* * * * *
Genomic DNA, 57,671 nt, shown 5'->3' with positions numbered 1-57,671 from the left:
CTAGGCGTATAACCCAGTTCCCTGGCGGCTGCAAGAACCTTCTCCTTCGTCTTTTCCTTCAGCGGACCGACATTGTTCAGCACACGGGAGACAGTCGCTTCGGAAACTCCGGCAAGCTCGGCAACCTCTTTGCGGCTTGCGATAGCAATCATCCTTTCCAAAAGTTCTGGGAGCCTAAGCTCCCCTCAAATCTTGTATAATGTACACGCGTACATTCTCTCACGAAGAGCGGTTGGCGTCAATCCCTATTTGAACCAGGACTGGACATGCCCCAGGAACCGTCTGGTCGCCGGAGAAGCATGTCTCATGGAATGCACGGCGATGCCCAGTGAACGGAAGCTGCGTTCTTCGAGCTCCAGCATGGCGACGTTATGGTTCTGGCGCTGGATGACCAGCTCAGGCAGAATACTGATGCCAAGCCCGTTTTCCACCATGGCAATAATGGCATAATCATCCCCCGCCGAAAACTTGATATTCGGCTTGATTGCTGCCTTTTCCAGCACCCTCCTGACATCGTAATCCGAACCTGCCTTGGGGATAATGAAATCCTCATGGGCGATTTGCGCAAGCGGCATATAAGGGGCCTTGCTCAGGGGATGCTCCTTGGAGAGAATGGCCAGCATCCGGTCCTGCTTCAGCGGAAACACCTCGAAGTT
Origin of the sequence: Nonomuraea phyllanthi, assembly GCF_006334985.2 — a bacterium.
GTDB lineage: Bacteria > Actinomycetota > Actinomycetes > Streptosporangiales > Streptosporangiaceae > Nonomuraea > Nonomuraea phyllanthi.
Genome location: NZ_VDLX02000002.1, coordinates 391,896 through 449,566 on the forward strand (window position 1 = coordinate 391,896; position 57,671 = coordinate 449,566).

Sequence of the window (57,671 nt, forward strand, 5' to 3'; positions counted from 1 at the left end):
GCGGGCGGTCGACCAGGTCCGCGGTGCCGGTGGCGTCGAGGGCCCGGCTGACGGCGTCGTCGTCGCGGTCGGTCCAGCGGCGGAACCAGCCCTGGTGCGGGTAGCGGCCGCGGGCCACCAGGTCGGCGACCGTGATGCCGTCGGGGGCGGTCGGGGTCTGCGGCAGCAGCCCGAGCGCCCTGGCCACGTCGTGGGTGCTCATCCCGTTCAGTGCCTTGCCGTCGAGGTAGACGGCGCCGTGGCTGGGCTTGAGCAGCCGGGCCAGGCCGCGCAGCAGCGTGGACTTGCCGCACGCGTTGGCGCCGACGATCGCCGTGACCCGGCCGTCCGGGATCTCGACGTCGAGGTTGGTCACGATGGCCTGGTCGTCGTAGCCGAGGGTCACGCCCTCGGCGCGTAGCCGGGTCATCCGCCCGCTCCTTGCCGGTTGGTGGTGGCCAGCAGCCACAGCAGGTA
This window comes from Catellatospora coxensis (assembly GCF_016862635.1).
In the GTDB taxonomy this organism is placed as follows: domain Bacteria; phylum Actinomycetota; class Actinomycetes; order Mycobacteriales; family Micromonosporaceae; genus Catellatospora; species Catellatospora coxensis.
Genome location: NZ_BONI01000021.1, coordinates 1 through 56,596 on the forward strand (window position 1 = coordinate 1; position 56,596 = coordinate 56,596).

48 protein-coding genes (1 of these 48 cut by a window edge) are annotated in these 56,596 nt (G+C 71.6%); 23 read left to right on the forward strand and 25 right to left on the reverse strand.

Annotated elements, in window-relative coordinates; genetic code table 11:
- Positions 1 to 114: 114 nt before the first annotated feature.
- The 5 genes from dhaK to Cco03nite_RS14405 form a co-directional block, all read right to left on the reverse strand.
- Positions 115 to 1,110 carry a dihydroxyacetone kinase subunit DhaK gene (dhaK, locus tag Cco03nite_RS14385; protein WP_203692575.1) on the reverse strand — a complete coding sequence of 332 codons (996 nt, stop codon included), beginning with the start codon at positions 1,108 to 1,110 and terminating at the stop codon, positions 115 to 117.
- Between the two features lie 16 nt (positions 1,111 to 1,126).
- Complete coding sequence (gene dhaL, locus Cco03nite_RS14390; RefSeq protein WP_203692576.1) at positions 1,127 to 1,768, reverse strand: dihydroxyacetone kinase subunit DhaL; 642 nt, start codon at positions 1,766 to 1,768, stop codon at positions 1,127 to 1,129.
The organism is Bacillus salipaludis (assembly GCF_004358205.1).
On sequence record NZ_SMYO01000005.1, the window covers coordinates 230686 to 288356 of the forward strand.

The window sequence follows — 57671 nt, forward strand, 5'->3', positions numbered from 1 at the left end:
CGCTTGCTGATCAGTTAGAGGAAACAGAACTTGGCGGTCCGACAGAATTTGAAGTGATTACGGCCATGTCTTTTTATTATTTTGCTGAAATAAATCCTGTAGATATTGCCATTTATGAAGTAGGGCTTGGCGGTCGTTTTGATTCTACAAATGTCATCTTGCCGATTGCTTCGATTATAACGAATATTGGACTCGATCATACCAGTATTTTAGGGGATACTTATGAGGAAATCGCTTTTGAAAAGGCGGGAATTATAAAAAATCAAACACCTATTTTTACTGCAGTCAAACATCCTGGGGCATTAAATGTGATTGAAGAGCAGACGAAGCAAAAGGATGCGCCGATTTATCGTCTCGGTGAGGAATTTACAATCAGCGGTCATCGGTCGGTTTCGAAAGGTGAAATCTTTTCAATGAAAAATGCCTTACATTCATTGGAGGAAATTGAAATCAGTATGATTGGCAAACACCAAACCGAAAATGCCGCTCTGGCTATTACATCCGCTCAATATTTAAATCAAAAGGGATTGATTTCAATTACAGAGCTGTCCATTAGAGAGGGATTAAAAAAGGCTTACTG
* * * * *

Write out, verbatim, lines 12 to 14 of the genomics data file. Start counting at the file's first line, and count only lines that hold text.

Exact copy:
Annotated elements, in window-relative coordinates; genetic code table 11:
- Positions 1 to 114: 114 nt before the first annotated feature.
- The 5 genes from dhaK to Cco03nite_RS14405 form a co-directional block, all read right to left on the reverse strand.